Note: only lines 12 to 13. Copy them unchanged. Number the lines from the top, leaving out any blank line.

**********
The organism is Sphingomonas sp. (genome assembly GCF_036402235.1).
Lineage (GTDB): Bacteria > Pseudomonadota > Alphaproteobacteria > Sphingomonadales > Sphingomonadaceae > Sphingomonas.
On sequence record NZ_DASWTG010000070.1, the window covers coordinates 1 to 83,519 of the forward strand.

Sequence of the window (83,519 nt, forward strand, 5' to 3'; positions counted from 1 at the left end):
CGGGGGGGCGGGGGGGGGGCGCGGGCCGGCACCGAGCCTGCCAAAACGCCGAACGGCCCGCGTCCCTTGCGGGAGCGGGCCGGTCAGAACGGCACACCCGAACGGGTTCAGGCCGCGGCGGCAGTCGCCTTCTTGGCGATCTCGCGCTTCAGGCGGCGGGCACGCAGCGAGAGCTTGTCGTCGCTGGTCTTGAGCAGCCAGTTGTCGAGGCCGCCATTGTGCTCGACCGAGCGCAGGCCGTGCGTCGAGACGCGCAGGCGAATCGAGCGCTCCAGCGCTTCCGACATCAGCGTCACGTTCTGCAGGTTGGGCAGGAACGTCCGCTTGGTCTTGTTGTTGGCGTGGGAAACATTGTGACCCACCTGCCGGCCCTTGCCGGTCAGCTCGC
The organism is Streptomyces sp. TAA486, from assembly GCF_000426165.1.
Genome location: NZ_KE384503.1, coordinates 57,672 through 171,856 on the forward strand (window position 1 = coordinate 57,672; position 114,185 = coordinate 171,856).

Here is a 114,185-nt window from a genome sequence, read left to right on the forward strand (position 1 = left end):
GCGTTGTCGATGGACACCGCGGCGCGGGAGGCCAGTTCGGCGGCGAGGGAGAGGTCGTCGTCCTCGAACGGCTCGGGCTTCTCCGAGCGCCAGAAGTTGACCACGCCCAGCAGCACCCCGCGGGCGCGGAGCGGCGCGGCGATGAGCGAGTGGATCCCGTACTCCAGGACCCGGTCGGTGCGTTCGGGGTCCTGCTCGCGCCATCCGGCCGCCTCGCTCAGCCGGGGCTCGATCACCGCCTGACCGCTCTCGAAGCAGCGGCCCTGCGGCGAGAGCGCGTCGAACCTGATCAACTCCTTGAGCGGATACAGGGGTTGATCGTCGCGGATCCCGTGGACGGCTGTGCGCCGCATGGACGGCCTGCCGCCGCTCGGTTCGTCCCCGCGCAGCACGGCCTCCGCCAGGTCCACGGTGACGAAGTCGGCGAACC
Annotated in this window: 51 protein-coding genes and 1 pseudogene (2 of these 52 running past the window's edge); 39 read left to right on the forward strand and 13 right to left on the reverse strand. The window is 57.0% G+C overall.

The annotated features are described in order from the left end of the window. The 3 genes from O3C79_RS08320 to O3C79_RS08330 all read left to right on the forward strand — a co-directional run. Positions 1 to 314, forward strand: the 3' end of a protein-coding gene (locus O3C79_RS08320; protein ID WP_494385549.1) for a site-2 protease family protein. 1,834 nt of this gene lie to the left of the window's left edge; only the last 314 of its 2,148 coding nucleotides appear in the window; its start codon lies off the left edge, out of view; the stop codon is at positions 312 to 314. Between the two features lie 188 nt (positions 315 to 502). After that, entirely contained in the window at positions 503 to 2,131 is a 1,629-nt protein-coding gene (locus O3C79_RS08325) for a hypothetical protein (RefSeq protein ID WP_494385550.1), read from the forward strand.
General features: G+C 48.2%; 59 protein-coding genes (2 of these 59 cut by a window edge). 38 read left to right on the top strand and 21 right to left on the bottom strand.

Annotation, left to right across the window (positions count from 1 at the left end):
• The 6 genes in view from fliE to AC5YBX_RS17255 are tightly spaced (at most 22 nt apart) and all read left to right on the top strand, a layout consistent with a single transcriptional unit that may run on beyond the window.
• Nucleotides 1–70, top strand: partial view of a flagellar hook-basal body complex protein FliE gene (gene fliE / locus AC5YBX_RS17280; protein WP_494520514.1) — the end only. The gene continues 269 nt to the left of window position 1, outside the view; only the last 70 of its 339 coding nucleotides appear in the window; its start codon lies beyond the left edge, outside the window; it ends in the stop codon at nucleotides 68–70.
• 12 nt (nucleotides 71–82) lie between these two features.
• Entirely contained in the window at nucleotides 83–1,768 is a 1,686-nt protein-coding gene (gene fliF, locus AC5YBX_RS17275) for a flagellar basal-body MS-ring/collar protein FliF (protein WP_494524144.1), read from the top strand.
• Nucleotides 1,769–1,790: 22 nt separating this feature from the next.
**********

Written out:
General features: G+C 48.2%; 59 protein-coding genes (2 of these 59 cut by a window edge). 38 read left to right on the top strand and 21 right to left on the bottom strand.

Annotation, left to right across the window (positions count from 1 at the left end):